Tuesday, August 22, 2017

Whole Iguana II - Sous Vide

Iguana was a meat I thought I had figured out. It was just plain good: easy to prepare, mild and good at taking on the tastes you choose to go with it. That was, until I just tried it again.

I'd tried it three times before. First, was barbecued iguana cooked by some of my friend's laborers from Mexico. It was the best. Second, was iguana pieces I grilled on our grill - pretty good. Third, was a whole three pound iguana I skinned and cooked sous vide - very good. I'd decided I wanted to try a bigger iguana. That desire was fueled when we saw some large green iguanas in St. Thomas on our cruise to the Caribbean.
Green iguana on St. Thomas, one of many we saw.
I found a large six pound iguana in the freezers at Exotic Meat Market located in Grand Terrace. I picked it up and had it in our freezer waiting for an opportune time. That time arrived when my granddaughters arrived for a visit. They are adventurous eaters and they love lizards. I thought they would love seeing this big iguana and then getting to taste it. 
I love the orange legs and feet.
Surprisingly, the larger iguana seemed harder to skin than the smaller one. The rough skin was like sandpaper and roughed up my hands as I clipped and pulled and yanked to get the skin off the iguana torso, legs and tail.
My granddaughters give some conception of the size of it. 
After I had the skin off, I cut it into pieces to put into vacuum sealed bags for the sous vide. 

I tried different ingredients in different bags. In one I put in chopped and fried jalapenos, Anaheim chilies, dark cherry balsamico and a good dose of Robert Is Here Florida Orange and Vidalia Onion Hot Sauce (great stuff). This combo of ingredients was fantastic. In another bag I put in onion, garlic, rosemary, cayenne pepper, lime juice, salt and pepper, along with some of the jalapeno and Anaheim chilies. This was also a very nice combination. 

I put all of the bags in the sous vide at 60 degrees Centigrade and cooked one bag for 3 hours, 40 minutes. The ingredients in the bag were fantastic, we used is as gravy on baked potatoes, but the iguana was stiff, not tender at all. My previous whole iguana I'd cooked for 9 1/2 hours and I realized I might be taking it out too early, but it was dinner time and we wanted to eat.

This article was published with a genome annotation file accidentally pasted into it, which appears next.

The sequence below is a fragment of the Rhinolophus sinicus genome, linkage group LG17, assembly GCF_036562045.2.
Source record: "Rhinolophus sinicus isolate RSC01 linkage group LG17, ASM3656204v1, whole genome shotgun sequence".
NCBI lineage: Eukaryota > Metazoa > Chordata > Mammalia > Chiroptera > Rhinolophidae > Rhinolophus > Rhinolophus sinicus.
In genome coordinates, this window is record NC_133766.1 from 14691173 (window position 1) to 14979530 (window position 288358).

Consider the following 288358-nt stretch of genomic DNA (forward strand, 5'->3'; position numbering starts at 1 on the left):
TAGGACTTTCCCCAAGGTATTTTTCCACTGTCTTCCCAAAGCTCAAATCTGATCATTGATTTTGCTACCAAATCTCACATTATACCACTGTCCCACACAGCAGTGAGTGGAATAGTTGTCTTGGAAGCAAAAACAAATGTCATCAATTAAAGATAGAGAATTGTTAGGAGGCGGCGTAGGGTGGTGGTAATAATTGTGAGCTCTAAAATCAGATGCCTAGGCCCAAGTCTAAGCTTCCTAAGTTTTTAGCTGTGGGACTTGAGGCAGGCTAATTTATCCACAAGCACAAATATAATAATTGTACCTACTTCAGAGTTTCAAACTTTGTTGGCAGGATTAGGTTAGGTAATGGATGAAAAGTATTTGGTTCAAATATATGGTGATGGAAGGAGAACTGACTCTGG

The ingredients cooked with the iguana were delicious and made nice gravy for the potatoes. 
So the rest stayed in the sous vide for a total of about 27 hours. The downside of such a long cooking time was that the beautiful pepper condiments were mostly mush. The taste was nice, but the presentation and mouth feel was not anywhere as pleasing. The iguana was much more tender with the extra cooking time, but still nowhere as nice and tender as my three pound iguana after 9 1/2 hours. That surprised me. 
Note that the peppers are not as pronounced on the iguana meat. We ate it the next day along with a kale salad with avocado and oranges and a mixture of corn, black-eyed peas, olives, and chopped tomatoes. 
In thinking through my cooking post-mortem I've concluded a couple of things. Smaller iguanas are more tender and a better choice. But if you want to try a larger iguana because of a larger crowd or just the fun of doing one that size, then brine it over night to break down the meat and plan on a long cooking time, perhaps several days (perhaps trying part of it after 10 or 12 hours to get a sense for how it is going). 

Iguana is a very fun meat to cook. It is exotic looking, it provides lots of meat, and it combines well with many kinds of ingredients. 

1 comment:

  1. I think our grandgirls actually felt kind of bad eating it, lizard lovers that they are. We'll have to try iguana in Mexico cooked by people who cook it often and see what we think there.